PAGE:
General discussion

Locked

Best Practice For Documenting a Server

By aaronpctech ·
You guys are so great with helping me out along my way to becoming a great Admin. I have another question tat might seem dumb, but I want to know the right way.

I am in the process of documenting different things on my network and I have came down to the Servers.

What are some key things I should document about these servers. SO far I am thinking the obvious: ipconfig settings, which are domain controllers, what applications are on each....

What else should I look for and/or pay close attention to.

Any and all of your opinions are greatly appreciated.

This conversation is currently closed to new comments.

35 total posts (Page 1 of 4)   01 | 02 | 03 | 04   Next
| Thread display: Collapse - | Expand +

All Comments

Collapse -

A little note...

by ccthompson In reply to Best Practice For Docume ...

You kind of already said this, but maybe just a deeper dig into it. Applications running on the server, maybe also map out which services are needed for each application, if they are a manual or automatic startup and what they depend on to startup. Usually when i have a problem with exchange server 2003, it turns out to be a service got hung on starting, or didnt start properly. Knowing which services are needed are sometimes critical.

Hope this helps!

Collapse -

A little note...

by ccthompson In reply to Best Practice For Docume ...

You kind of already said this, but maybe just a deeper dig into it. Applications running on the server, maybe also map out which services are needed for each application, if they are a manual or automatic startup and what they depend on to startup. Usually when i have a problem with exchange server 2003, it turns out to be a service got hung on starting, or didnt start properly. Knowing which services are needed are sometimes critical.

Hope this helps!

Collapse -
by gary In reply to Best Practice For Docume ...

Download the PSTools kit (it's free).

This will allow you to list out things like services, Installed software, Patch levels and a whole other bunch of stuff. May not be everything you want for documentation but it goes a long way.

There was also a server documentation template on here somewhere....

Collapse -

Little Bits of Info

by MsIT In reply to http://www.sysinternals.c ...

I have a Server spreadsheet which includes the Mfg, Model#, Serial#, MAC Address, IP Address, Speed,RAM, Function, and OS w/sp. If it's a large organization, the Dept Administrator would also be helpful. Hopes this helps.

Collapse -

Great Great Tips

by aaronpctech In reply to Best Practice For Docume ...

Damn you guys give some good info. I will definitely consider all of these. I would like to try those tools suggested by gary just to get the basics down.

If there are any more tips I am all ears. I will begin your suggestions 1st thing tommorrow morning.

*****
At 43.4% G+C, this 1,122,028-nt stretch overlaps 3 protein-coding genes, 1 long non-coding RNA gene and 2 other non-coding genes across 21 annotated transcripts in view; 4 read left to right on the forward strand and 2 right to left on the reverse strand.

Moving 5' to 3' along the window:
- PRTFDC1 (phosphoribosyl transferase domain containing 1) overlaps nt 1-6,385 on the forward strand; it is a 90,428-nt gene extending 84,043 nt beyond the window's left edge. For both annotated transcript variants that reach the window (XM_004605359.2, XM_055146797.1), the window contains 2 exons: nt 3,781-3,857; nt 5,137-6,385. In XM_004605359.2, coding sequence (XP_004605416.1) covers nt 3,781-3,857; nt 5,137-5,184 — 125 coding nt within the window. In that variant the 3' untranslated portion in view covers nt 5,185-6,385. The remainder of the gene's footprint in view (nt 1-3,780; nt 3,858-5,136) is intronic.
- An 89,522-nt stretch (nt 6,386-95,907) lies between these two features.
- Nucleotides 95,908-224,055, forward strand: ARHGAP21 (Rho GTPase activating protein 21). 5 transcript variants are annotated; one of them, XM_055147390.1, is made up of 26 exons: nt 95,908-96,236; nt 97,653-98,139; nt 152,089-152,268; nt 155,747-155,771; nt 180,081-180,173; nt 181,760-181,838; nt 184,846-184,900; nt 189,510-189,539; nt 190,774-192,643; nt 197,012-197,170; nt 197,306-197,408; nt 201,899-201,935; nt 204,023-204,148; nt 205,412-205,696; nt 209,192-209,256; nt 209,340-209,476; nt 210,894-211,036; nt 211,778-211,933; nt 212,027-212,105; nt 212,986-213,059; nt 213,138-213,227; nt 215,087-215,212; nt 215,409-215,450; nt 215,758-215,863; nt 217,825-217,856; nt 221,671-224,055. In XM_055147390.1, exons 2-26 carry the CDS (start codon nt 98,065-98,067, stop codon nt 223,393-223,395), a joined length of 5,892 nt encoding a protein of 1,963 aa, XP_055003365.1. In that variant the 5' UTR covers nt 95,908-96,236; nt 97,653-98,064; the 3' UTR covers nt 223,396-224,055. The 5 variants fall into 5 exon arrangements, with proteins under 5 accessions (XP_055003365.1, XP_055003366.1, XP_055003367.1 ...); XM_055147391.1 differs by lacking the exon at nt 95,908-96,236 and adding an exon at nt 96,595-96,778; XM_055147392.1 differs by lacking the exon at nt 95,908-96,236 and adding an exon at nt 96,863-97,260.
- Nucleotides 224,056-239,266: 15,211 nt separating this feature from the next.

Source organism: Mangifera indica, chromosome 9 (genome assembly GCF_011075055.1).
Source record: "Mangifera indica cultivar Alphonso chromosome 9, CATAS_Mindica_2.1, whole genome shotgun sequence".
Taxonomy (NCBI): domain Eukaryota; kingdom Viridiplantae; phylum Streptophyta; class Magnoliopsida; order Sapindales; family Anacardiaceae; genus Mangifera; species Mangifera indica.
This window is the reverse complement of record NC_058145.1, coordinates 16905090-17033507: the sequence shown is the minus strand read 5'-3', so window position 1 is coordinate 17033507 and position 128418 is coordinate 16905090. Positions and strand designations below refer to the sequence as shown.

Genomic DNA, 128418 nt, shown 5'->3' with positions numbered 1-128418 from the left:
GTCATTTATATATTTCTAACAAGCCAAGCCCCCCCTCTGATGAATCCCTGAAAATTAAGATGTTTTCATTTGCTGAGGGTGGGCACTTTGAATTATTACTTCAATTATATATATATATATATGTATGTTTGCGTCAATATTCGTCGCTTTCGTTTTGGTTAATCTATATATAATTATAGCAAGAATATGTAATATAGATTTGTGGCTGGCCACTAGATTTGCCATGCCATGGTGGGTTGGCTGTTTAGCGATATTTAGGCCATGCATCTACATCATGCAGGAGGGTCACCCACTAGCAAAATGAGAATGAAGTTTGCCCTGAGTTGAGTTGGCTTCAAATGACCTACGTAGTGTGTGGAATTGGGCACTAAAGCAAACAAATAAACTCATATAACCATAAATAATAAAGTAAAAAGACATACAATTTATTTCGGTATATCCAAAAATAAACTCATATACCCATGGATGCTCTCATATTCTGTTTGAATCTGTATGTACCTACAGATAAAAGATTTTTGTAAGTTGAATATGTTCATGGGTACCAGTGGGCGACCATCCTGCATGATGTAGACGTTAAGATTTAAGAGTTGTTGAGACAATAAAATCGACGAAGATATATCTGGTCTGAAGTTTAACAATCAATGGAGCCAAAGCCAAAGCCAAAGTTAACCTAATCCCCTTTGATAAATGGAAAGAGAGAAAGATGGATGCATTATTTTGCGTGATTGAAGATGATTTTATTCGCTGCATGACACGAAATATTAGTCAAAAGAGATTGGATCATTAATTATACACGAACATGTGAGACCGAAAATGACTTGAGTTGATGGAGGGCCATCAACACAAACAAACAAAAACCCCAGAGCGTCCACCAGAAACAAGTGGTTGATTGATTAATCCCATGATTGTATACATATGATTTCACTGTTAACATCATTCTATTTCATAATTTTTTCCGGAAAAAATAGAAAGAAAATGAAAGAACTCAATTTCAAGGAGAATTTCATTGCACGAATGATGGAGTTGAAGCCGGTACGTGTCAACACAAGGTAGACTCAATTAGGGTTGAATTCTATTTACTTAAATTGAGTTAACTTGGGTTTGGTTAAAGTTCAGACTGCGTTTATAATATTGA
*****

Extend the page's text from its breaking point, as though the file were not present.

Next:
Collapse -

Documentation of Servers

by markguer In reply to Great Great Tips

All of the things listed so far are invaluable to have around when preparing for disaster recovery of a server.

I would recommend creating a manilla folder that you keep OFFSITE for each server on your network.

It woulds contain a printed spreadsheet that outlines ipconfig, share info, RAID controller version and configuration, configuration of hard drive partitions, amt of RAM, OS service pack level, applications installed, tech support numbers of those applications, serial numbers of applications, copies of installation media for the applications installed, copies of installation media for OS, things like SQL, Exchange, etc., cd-rom key codes for apps and OS

Make a list of the things you would need to rebuild the servers from scratch. That is what you should have included in your documentation.

Hope this helps..
--Mark

Collapse -

Great Great Tips

by aaronpctech In reply to Best Practice For Docume ...

Damn you guys give some good info. I will definitely consider all of these. I would like to try those tools suggested by gary just to get the basics down.

If there are any more tips I am all ears. I will begin your suggestions 1st thing tommorrow morning.

Collapse -

Also.....

by gadgetgirl In reply to Best Practice For Docume ...

make note on the paperwork of the date and time of the last patch. Why? So you know (definitively) that that particular server has been patched, and if doing a full restore after the patch has screwed, you know where to stop the restore....

oh, and keep a copy of your server documentation in your DR crashbox along with your installation discs.

Date and time of last patch also makes sure that the server documentation is regularly updated, and not just left to sit and fester for years when you've moved onward and upward....!!

GG

Collapse -

DR Crashbox

by aaronpctech In reply to Also.....

Ok, I feel really stupid right now, but if I dont ask, I wont know. What is a DR crashbox???

Collapse -

sorry, that may be a cultural difference!

by gadgetgirl In reply to DR Crashbox

because I'm in the UK!

A DR Crashbox is a box (obviously!) in which you need to store all the necessities to initiate Disaster Recovery (DR)

I've just redone the list for where I work: it contains the minimum items which should be kept both onsite in the server room, and in the general ICT area. (yes, 2 boxes, but only because there is half a mile difference between those locations!)

As examples: first aid kit (racks cut!) paper, pens, spare cell phone and batteries, with charger, tool kit, spare discs where possible, emergency contact sheet, SERVER CONFIG SHEETS, install discs, spare CD writer, blank discs, spare back up tape drive, spare USB hub and that's only part of it....

I think you'll get the idea now - sorry if I caused any confusion, I keep forgetting the difference in terms!

GG

Back to IT Employment Forum
35 total posts (Page 1 of 4)   01 | 02 | 03 | 04   Next

Related Discussions

Related Forums